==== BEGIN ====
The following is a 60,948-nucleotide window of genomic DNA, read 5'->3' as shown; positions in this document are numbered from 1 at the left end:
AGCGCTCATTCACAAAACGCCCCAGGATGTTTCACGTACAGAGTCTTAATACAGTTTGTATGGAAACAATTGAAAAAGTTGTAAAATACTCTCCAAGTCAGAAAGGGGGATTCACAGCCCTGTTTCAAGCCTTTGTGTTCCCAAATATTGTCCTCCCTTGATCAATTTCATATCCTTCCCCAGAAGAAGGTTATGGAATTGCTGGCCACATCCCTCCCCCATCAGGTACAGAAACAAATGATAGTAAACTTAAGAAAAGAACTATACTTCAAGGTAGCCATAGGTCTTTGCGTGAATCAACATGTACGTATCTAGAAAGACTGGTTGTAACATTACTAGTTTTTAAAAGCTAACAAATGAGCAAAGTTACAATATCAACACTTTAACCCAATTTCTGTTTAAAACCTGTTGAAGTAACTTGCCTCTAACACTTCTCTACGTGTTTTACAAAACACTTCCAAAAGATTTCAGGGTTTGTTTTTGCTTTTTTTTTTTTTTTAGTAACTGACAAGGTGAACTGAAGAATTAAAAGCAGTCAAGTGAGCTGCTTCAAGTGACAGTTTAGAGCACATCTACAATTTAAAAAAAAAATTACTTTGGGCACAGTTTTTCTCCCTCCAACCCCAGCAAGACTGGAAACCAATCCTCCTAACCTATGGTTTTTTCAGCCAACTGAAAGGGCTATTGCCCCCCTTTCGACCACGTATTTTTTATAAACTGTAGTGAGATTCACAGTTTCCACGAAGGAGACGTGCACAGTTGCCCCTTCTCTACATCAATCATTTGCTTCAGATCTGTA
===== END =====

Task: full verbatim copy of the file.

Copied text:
The following is a 60,948-nucleotide window of genomic DNA, read 5'->3' as shown; positions in this document are numbered from 1 at the left end:
AGCGCTCATTCACAAAACGCCCCAGGATGTTTCACGTACAGAGTCTTAATACAGTTTGTATGGAAACAATTGAAAAAGTTGTAAAATACTCTCCAAGTCAGAAAGGGGGATTCACAGCCCTGTTTCAAGCCTTTGTGTTCCCAAATATTGTCCTCCCTTGATCAATTTCATATCCTTCCCCAGAAGAAGGTTATGGAATTGCTGGCCACATCCCTCCCCCATCAGGTACAGAAACAAATGATAGTAAACTTAAGAAAAGAACTATACTTCAAGGTAGCCATAGGTCTTTGCGTGAATCAACATGTACGTATCTAGAAAGACTGGTTGTAACATTACTAGTTTTTAAAAGCTAACAAATGAGCAAAGTTACAATATCAACACTTTAACCCAATTTCTGTTTAAAACCTGTTGAAGTAACTTGCCTCTAACACTTCTCTACGTGTTTTACAAAACACTTCCAAAAGATTTCAGGGTTTGTTTTTGCTTTTTTTTTTTTTTTAGTAACTGACAAGGTGAACTGAAGAATTAAAAGCAGTCAAGTGAGCTGCTTCAAGTGACAGTTTAGAGCACATCTACAATTTAAAAAAAAAATTACTTTGGGCACAGTTTTTCTCCCTCCAACCCCAGCAAGACTGGAAACCAATCCTCCTAACCTATGGTTTTTTCAGCCAACTGAAAGGGCTATTGCCCCCCTTTCGACCACGTATTTTTTATAAACTGTAGTGAGATTCACAGTTTCCACGAAGGAGACGTGCACAGTTGCCCCTTCTCTACATCAATCATTTGCTTCAGATCTGTA